“I thought you were the only fellow who could show Hodgson anything.”
“No,” said Phil. “I never was as good as Hodgson. I always made a point of making him go all the way to win on principle, but he always had a pull more or less over me. You see, Hodgson is lazy, and he wanted some one to challenge the right to represent the school, or I don’t fancy he’d have put in enough good work to stand much chance against the Eton man. Therefore I stepped into the breach, and, by sweating him, have made Hodgson from a very fair boxer into a good one—good, but nothing super-excellent.”
“Then who’s been lying low all this time?”
“Acton?” said I, in utter astonishment. “Why, didn’t our dear Theodore dress him down once for losing his temper in the gym?”
“He did, my boy, and Acton repaid the compliment to-night—with interest. He opened our eyes for us. I’m telling the bare truth when I say that he simply played with Theodore, and at the third round he as good as knocked him out.”
I stared into the fire for a minute or two, thinking out this news.
“Eureka!” said I. “I’ve found it!”
“The reason Acton crops up here. He cannot forget an injury. Hodgson humbled him once, and so Acton must needs take away from Theodore his own peculiar pet ambition, which is to represent St. Amory’s at Aldershot in the Heavy.”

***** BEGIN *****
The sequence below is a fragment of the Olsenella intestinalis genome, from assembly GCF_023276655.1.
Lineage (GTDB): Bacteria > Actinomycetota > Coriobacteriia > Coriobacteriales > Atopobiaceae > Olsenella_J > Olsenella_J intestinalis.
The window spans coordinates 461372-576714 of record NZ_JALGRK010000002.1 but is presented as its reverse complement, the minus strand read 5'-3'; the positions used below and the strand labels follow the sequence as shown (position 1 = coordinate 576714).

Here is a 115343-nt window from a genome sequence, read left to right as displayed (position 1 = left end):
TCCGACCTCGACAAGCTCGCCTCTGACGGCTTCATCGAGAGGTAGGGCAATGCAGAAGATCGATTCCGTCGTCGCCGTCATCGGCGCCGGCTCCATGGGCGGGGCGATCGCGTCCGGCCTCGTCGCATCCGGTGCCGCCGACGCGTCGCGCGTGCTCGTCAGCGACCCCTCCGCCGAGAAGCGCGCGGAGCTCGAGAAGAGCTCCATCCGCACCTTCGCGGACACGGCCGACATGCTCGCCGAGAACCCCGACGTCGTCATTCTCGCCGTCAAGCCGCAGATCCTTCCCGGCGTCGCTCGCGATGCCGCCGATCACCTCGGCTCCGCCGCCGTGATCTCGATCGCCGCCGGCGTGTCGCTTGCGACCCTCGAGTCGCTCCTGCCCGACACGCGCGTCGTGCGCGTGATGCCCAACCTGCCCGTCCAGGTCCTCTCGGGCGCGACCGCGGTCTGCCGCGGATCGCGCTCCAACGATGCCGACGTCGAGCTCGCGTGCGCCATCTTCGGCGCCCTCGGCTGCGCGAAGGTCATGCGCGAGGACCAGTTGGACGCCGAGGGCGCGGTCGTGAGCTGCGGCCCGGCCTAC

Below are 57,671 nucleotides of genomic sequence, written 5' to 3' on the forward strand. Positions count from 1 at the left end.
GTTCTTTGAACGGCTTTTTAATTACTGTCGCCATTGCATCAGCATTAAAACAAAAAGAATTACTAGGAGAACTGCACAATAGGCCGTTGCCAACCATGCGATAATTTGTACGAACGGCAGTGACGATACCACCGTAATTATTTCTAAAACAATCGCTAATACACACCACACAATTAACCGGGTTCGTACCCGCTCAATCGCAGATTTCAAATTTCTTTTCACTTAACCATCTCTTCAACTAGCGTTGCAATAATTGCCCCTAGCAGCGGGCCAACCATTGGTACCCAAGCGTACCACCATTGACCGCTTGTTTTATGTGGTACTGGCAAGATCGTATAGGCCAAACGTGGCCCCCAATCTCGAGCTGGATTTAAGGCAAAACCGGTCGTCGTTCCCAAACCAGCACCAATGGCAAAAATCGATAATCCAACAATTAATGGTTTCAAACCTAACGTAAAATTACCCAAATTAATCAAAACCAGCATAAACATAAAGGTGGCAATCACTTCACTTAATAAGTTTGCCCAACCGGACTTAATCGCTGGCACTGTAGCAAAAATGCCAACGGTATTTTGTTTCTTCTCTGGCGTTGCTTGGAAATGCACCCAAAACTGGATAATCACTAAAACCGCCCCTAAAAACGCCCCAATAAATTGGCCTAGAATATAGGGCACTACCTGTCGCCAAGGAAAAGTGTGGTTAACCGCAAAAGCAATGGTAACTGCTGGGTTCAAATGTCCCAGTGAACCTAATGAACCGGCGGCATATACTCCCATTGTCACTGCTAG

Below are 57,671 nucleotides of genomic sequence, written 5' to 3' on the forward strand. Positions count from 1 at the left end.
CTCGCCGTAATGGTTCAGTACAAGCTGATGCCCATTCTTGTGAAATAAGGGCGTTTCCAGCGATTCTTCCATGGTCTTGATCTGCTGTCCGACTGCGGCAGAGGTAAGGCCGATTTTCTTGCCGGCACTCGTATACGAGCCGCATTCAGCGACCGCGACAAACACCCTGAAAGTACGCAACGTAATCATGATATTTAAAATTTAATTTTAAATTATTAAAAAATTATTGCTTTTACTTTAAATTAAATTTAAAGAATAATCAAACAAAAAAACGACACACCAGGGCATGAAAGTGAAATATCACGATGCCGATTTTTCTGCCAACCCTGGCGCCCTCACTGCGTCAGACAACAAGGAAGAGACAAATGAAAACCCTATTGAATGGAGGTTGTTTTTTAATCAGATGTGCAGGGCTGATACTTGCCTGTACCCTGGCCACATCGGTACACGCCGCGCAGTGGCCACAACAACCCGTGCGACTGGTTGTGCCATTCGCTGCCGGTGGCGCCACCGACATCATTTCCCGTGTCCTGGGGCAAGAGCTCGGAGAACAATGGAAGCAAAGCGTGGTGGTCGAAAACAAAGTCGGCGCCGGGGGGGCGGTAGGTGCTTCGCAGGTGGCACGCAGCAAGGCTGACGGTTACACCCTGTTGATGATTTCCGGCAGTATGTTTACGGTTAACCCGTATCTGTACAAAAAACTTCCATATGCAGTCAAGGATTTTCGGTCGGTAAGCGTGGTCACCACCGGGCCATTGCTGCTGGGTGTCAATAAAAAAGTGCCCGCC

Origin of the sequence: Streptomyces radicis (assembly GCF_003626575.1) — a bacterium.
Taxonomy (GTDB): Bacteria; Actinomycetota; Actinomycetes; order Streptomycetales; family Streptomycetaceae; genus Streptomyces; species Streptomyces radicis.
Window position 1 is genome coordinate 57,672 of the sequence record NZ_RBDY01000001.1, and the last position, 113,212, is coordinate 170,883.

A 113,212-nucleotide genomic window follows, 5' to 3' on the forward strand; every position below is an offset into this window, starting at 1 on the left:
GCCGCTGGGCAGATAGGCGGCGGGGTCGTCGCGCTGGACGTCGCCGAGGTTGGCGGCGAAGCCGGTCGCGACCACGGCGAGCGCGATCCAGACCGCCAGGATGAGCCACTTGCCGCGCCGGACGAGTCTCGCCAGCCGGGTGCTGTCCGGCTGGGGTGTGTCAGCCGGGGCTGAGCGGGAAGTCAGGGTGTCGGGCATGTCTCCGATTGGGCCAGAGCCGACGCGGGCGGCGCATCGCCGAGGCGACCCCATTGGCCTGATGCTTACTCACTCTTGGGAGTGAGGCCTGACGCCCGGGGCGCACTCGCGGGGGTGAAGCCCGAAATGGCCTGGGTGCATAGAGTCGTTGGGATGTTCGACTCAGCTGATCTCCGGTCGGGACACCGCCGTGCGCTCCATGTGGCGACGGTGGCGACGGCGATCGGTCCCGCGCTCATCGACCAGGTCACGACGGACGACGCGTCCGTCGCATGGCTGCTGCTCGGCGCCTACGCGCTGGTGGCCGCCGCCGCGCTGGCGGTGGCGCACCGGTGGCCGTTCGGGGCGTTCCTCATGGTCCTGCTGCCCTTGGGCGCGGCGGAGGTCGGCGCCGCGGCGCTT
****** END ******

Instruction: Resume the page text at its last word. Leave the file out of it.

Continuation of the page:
“I wish,” said Phil, gloomily, “Biffen’s Beauty’s schemes always worked out so well for the school’s honour. He’ll represent St. Amory’s without a doubt.”
“Is he so very good, then?”
“Super-excellent, old fellow! Prodigious!” said Phil, with genuine admiration. “We’ll all sleep with both ears on the pillow when the telegram comes from Aldershot. Such a left! He has a swinging, curly stroke which he uses after an artful little feint which would win the final by itself. Hodgson really seemed trying to catch quick-silver when he tried to get home on Acton. Where did Acton learn all this? The sergeant hasn’t got that artful mis-hit in his bag of tricks.”
“Don’t speculate on Acton’s doings or where he picks up what he knows. It’s too intricate.”
“What a pity one can’t go and shake his hand as one would like to do. He is a marvel—this dark horse,” said Phil, with genuine regret, as always when speaking of Acton.
“Our bete noir,” said I, without winking.
“You heathen,” said Phil, laughing. “That was almost a pun. But I’m afraid I’m a bit selfish in my joy about Acton. Since he’s a certainty, I can devote all my mighty mind to rackets. I don’t think there is a better pair in the place than Vercoe and self at present.”
“Oh, thou modest one!”
“‘Toby’ always finishes up ’When you and Mr. Vercoe goes to Queen’s Club, Mr. Bourne, I advise you, etc.’ So, ‘Toby’ evidently has no doubt who’s to go there.”